– with unexpected actions (surprising developments);
– with speeches which create an illusion which induces the belief in the reality of something which in fact does not exist (as in the case of what we call fallacies). Read more

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ISSA Proceedings 1998 – Wittgenstein And Cognitive Psychology

ISSAlogo1998Wittgenstein’s philosophy of psychology has often been characterized to be behavioristic. On the other hand, the rise of cognitive psychology partly resulted from a critique of behaviorism. It seems that there is an incompatibility between Wittgenstein and cognitive psychology. The thesis that they have only hostile relationship seems to be supported by the work of Rom Harre.[i] According to Harre, Wittgenstein’s philosophical-psychological doctrine would refute the possibility of artificial intelligence. In this article, however, I will argue that such a thesis that there is a-zero-sum game relationship between Wittgenstein and cognitive psychology has to be modified. Certainly, Harre’s thesis is correct insofar as the “strong AI” is concerned. But this does not exclude a positive cooperation between Wittgenstein and cognitive psychology, if one just maintains the “weak AI.” Namely, in terms of John Searle’s distinction of the strong AI and the Weak AI, one can well develop a different picture of the relationship between Wittgenstein and cognitive psychology. In order to support my thesis, I will mainly focus on the clarification of the connection between Wittgenstein’s conception of logical compulsion and P. N. Johnson-Laird’s mental-models theory of inference. Since “thinking” is a key concept for Wittgenstein’s philosophical psychology as well as for cognitive psychology, my clarification should concretely demonstrate in what way a positive dialogue between them can be possible. In particular, this should also provide a concrete example for showing how the weak AI approach can contribute to the development of philosophical psychology.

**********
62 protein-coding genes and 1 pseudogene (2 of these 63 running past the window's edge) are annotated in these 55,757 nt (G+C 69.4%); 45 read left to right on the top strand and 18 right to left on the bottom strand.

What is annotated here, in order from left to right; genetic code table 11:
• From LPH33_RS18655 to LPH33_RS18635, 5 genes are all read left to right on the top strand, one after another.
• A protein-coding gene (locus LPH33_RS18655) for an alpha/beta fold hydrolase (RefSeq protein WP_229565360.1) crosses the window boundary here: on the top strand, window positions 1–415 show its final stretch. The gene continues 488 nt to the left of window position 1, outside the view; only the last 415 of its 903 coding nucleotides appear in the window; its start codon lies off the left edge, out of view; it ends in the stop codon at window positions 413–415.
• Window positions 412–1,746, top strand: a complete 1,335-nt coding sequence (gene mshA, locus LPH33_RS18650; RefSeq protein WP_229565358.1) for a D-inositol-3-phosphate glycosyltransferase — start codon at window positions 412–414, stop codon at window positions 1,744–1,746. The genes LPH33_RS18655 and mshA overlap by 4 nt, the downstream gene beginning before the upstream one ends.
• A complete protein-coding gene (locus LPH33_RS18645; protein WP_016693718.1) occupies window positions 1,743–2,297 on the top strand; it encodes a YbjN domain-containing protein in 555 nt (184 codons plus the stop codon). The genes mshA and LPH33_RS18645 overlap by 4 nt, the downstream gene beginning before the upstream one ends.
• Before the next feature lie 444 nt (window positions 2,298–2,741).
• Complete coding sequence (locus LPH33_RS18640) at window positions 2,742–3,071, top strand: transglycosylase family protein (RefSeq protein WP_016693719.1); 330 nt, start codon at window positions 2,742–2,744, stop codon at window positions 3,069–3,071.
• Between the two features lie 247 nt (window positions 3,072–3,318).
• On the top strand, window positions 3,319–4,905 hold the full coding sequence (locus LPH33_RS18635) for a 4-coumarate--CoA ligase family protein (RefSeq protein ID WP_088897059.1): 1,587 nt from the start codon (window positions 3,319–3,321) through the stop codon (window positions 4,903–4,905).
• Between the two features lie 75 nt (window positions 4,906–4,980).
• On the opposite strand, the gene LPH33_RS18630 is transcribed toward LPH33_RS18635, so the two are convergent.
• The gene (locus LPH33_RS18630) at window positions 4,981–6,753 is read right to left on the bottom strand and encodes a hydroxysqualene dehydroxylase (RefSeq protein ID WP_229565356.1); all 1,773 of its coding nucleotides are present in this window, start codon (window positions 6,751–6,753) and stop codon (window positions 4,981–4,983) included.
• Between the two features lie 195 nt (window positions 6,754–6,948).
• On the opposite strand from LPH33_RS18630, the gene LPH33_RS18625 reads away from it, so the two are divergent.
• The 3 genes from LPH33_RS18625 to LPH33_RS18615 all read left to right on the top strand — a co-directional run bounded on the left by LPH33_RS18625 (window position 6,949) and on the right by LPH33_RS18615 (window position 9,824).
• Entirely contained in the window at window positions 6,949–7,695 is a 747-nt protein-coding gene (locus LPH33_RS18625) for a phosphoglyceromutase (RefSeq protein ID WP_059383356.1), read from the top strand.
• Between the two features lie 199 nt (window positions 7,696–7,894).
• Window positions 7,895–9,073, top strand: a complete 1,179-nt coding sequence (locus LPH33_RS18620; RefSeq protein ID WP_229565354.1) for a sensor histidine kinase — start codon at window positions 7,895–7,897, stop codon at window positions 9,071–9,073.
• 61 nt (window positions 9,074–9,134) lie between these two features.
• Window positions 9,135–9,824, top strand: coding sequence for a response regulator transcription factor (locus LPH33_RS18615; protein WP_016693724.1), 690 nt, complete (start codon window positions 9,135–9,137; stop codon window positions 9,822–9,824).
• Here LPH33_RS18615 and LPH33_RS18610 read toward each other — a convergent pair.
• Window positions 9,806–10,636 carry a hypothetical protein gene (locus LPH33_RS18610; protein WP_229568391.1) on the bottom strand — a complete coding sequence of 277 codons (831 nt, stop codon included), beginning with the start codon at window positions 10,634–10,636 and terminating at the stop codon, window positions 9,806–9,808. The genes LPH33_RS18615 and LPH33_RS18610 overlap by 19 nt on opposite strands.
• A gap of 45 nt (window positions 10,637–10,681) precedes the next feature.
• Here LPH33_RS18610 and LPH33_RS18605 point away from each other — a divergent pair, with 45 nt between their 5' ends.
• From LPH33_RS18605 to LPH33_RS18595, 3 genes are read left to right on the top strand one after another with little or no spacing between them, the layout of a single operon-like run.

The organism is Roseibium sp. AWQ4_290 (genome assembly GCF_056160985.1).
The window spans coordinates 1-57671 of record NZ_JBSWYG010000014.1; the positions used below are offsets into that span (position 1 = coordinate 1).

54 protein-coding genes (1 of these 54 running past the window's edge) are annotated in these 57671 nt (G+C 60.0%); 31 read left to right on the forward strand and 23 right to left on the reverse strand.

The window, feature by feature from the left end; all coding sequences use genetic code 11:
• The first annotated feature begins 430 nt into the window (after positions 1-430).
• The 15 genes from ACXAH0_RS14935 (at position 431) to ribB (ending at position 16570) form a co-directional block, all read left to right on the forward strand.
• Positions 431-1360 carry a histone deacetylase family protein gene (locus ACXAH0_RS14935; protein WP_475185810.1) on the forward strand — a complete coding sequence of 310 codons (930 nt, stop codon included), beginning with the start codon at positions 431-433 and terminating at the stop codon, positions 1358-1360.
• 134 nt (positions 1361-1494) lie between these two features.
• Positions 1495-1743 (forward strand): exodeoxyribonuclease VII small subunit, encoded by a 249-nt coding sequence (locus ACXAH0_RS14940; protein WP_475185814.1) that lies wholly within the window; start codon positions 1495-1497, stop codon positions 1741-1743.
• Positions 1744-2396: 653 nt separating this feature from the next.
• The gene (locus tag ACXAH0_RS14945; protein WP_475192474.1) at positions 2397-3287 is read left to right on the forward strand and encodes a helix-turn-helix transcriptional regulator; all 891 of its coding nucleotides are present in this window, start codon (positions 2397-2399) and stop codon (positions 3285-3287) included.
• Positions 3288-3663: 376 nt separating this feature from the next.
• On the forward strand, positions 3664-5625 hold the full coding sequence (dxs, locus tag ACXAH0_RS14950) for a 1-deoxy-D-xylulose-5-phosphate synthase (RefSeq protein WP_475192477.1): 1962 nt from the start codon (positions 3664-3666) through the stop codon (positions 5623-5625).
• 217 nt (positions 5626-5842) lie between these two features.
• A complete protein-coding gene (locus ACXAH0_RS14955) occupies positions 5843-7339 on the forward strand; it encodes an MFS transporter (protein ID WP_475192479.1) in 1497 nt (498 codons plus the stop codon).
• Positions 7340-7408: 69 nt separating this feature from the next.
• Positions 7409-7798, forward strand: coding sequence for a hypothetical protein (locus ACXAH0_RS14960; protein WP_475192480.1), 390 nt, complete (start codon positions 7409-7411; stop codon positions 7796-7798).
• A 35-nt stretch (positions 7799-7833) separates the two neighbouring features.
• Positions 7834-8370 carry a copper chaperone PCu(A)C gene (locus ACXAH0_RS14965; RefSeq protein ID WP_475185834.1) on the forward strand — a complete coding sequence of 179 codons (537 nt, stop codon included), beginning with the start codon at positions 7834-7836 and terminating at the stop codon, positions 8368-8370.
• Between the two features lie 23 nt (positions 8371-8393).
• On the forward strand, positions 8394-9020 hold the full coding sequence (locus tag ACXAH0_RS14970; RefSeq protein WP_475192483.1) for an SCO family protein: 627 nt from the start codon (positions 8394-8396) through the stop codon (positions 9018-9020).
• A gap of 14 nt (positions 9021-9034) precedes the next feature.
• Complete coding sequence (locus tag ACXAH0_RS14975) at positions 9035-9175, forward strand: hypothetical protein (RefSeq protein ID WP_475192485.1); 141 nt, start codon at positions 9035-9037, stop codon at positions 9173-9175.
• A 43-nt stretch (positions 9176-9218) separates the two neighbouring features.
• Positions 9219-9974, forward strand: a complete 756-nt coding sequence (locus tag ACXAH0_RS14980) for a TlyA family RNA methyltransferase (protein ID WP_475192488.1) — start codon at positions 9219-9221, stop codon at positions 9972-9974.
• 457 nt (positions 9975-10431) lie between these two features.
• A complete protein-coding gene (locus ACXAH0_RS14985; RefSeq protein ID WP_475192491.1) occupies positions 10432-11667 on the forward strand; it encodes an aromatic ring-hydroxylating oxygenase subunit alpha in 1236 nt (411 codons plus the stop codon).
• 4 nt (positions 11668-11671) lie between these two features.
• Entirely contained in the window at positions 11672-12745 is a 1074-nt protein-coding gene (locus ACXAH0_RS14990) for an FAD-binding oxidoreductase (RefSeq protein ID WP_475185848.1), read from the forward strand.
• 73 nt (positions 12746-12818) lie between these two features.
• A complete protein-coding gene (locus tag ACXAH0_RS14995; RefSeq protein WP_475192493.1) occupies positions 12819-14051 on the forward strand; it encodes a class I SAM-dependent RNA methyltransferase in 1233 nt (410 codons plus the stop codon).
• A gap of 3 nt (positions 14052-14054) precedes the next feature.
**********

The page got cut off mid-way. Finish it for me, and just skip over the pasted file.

In Remarks on the Foundations of Mathematics Wittgenstein writes, “In what sense is logical argument a compulsion? –’After all you grant this and this; so you must also grant this!’ This is the way of compelling someone. That is to say, one can in fact compel people to admit something in the way – Just as one can e.g. compel some to go over there by pointing over there with a bidding gesture of the hand.” (§ 117) It is well known that here Wittgenstein tries to show that inference is basically a kind of skill or practice. But one can also clearly see that Wittgenstein approaches the phenomenon of logical inference from a “third person” standpoint. Namely, he construes the “logical must” in terms of “order-giving.” Even in speaking of “order-obeying,” Wittgenstein does not dig out its internal structure from a “first person” standpoint. In addition, Wittgenstein is satified with his explanation to leave out the account of the way how these orders operate. To be sure, in terms of speech act theory, one might say that Wittgenstein traces the source of logical compulsion back to the illocutionary force. In this sense, his account of the “inexorability” of logic is purely “linguistic” in character. For Wittgenstein, a logical compulsion is in reality not merely psychological. Read more